The state also contends that a petition for post-conviction relief is procedurally barred because the Arizona Supreme Court has announced that it will not entertain petitions for post-conviction relief by petitioners who raise claims that they failed to raise earlier by way of a petition for review of an Arizona Court of Appeals' decision on direct appeal. See State v. Sandon, 161 Ariz. 157, 158, 777 P.2d 220, 221 (1989) (en banc). The state misreads Sandon, which holds that the Arizona Supreme Court will entertain petitions for post-conviction relief only in the circumstances set forth in Ariz.R.Crim.P. 32.1(d), (e), and (g). See id.; see also Jennison, 940 F.2d at 1312 n. 7 (discussing holding of Sandon) . Moreover, Sandon does not prohibit the filing of petitions for post-conviction relief in lower Arizona courts.

No Arizona court has concluded that Hernandez knowingly, voluntarily, and intentionally waived his involuntary plea claim and therefore is procedurally barred from raising it in a Rule 32 petition. See Ariz.R.Crim.P. 32.2(a) (3). Accordingly, because state remedies may still be available, we affirm the district court's order dismissing the habeas petition without prejudice. See Johnson, 929 F.2d at 463-64; cf. Tacho, 862 F.2d at 1378 (holding that petitioner had procedurally defaulted on his claims where state trial court had denied a Rule 32 petition because petitioner had failed to raise claims on direct appeal or in two previous Rule 32 petitions).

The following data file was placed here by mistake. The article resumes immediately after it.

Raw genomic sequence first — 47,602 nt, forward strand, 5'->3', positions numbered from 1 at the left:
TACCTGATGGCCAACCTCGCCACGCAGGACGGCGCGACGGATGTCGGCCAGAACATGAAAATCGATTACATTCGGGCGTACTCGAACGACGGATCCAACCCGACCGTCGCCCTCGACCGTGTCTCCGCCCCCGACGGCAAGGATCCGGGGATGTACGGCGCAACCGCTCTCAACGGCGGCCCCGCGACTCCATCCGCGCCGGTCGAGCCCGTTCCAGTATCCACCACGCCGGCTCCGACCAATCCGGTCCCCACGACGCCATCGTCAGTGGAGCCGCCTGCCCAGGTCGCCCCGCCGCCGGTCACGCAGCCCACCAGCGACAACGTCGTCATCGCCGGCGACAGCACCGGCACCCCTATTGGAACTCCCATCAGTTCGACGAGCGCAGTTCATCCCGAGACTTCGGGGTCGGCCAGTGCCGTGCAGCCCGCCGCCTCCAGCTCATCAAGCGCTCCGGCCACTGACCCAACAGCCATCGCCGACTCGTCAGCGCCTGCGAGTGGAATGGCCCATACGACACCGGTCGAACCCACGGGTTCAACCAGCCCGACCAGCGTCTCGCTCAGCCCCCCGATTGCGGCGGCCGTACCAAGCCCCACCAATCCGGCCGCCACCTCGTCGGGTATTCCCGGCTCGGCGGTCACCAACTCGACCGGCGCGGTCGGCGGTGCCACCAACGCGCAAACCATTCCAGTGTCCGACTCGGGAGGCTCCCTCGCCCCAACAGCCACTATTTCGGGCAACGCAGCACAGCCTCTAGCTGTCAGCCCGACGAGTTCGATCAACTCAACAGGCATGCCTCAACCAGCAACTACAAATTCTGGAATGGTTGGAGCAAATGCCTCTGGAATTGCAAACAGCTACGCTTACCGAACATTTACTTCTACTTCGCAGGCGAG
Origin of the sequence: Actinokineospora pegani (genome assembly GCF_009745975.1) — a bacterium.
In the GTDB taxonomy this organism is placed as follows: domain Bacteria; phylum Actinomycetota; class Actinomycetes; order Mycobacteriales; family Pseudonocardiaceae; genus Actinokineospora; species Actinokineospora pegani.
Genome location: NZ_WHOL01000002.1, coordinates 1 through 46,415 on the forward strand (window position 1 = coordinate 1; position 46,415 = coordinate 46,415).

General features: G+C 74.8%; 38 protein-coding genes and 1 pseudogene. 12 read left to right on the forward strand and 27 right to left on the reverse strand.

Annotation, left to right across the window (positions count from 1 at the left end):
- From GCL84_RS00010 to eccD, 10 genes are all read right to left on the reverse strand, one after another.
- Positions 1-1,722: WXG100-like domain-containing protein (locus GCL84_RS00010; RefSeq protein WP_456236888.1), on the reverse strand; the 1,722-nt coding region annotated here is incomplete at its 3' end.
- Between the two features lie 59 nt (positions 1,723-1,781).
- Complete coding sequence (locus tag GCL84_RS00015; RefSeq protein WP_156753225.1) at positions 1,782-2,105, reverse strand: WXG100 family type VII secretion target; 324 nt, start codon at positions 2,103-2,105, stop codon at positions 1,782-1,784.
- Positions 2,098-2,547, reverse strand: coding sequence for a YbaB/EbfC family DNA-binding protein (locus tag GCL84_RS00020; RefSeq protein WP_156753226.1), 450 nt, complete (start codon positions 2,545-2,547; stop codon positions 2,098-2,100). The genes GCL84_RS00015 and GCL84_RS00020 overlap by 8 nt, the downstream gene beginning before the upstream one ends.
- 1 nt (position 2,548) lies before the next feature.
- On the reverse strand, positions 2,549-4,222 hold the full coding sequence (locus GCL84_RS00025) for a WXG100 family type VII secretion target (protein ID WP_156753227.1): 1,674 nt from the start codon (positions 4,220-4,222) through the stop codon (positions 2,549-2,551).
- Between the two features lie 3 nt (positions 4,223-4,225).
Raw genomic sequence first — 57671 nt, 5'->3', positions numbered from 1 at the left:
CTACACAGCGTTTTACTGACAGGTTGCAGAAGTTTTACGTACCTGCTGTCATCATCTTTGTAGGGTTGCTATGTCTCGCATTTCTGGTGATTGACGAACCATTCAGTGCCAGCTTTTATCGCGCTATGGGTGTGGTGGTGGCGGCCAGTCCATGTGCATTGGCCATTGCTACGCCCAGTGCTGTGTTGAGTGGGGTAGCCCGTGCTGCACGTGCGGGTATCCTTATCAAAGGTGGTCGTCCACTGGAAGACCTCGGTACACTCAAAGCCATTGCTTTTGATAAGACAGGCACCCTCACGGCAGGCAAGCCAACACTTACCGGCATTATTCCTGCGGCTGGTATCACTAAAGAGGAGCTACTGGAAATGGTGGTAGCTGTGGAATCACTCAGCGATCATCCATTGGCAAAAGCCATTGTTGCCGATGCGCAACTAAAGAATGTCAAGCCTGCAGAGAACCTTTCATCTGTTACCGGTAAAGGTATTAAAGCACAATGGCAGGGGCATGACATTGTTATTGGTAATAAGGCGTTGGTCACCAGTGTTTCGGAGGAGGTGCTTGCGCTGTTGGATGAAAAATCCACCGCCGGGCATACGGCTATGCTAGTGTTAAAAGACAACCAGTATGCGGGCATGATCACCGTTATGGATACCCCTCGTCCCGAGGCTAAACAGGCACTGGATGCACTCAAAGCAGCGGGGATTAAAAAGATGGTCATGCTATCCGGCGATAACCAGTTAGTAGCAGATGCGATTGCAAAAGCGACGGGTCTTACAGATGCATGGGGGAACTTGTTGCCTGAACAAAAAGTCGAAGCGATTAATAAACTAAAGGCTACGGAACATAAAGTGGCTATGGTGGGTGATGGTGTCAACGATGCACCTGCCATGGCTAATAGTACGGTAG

The panel unanimously finds this case suitable for decision without oral argument. Fed. R. App. P. 34(a); 9th Cir.R. 34-4


This disposition is not appropriate for publication and may not be cited to or by the courts of this circuit except as provided by 9th Cir.R. 36-3


Failure to petition the Arizona Supreme Court for review of claims rejected by the Arizona Court of Appeals on direct appeal normally is excused, and the petitioner is considered to have exhausted state remedies, because the Arizona procedures for seeking review have been ill-defined since the Arizona Supreme Court's decision in State v. Shattuck, 140 Ariz. 582, 585, 684 P.2d 154, 157 (1984) (en banc) (purporting to hold that petitioning Arizona Supreme Court for review was not necessary in order to exhaust state remedies for purposes of federal habeas petition). Harmon v. Ryan, No. 91-15139, slip op. 3325, 3334 (9th Cir. March 26, 1992); see Jennison v. Goldsmith, 940 F.2d 1308, 1309-11 (9th Cir. 1991) (per curiam) (clarifying that in future Arizona prisoners may not bypass Arizona Supreme Court when exhausting state remedies). Here, however, Hernandez has not shown that he raised his involuntary plea claim on direct appeal to the Arizona Court of Appeals. Accordingly, the former confusion about petitions to the Arizona Supreme Court does not help him. See Hayes, 784 F.2d at 1437